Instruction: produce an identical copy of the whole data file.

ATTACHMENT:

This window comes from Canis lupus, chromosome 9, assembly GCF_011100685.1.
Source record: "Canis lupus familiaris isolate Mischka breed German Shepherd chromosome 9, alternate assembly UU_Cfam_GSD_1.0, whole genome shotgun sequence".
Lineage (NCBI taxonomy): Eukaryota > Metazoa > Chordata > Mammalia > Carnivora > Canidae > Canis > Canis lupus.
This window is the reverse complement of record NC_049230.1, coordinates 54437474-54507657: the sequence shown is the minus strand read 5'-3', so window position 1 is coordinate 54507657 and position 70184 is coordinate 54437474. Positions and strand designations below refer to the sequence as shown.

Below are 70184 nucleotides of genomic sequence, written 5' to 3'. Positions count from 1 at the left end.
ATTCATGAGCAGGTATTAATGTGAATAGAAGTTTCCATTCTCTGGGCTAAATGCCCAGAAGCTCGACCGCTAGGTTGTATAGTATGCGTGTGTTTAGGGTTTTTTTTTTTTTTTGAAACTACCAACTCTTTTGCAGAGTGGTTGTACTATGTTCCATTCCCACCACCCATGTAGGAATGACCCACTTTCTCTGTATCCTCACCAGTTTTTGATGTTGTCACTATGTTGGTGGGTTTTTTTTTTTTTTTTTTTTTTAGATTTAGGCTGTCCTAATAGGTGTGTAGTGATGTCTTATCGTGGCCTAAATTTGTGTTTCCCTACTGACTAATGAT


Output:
This window comes from Canis lupus, chromosome 9, assembly GCF_011100685.1.
Source record: "Canis lupus familiaris isolate Mischka breed German Shepherd chromosome 9, alternate assembly UU_Cfam_GSD_1.0, whole genome shotgun sequence".
Lineage (NCBI taxonomy): Eukaryota > Metazoa > Chordata > Mammalia > Carnivora > Canidae > Canis > Canis lupus.
This window is the reverse complement of record NC_049230.1, coordinates 54437474-54507657: the sequence shown is the minus strand read 5'-3', so window position 1 is coordinate 54507657 and position 70184 is coordinate 54437474. Positions and strand designations below refer to the sequence as shown.

Below are 70184 nucleotides of genomic sequence, written 5' to 3'. Positions count from 1 at the left end.
ATTCATGAGCAGGTATTAATGTGAATAGAAGTTTCCATTCTCTGGGCTAAATGCCCAGAAGCTCGACCGCTAGGTTGTATAGTATGCGTGTGTTTAGGGTTTTTTTTTTTTTTTGAAACTACCAACTCTTTTGCAGAGTGGTTGTACTATGTTCCATTCCCACCACCCATGTAGGAATGACCCACTTTCTCTGTATCCTCACCAGTTTTTGATGTTGTCACTATGTTGGTGGGTTTTTTTTTTTTTTTTTTTTTTAGATTTAGGCTGTCCTAATAGGTGTGTAGTGATGTCTTATCGTGGCCTAAATTTGTGTTTCCCTACTGACTAATGAT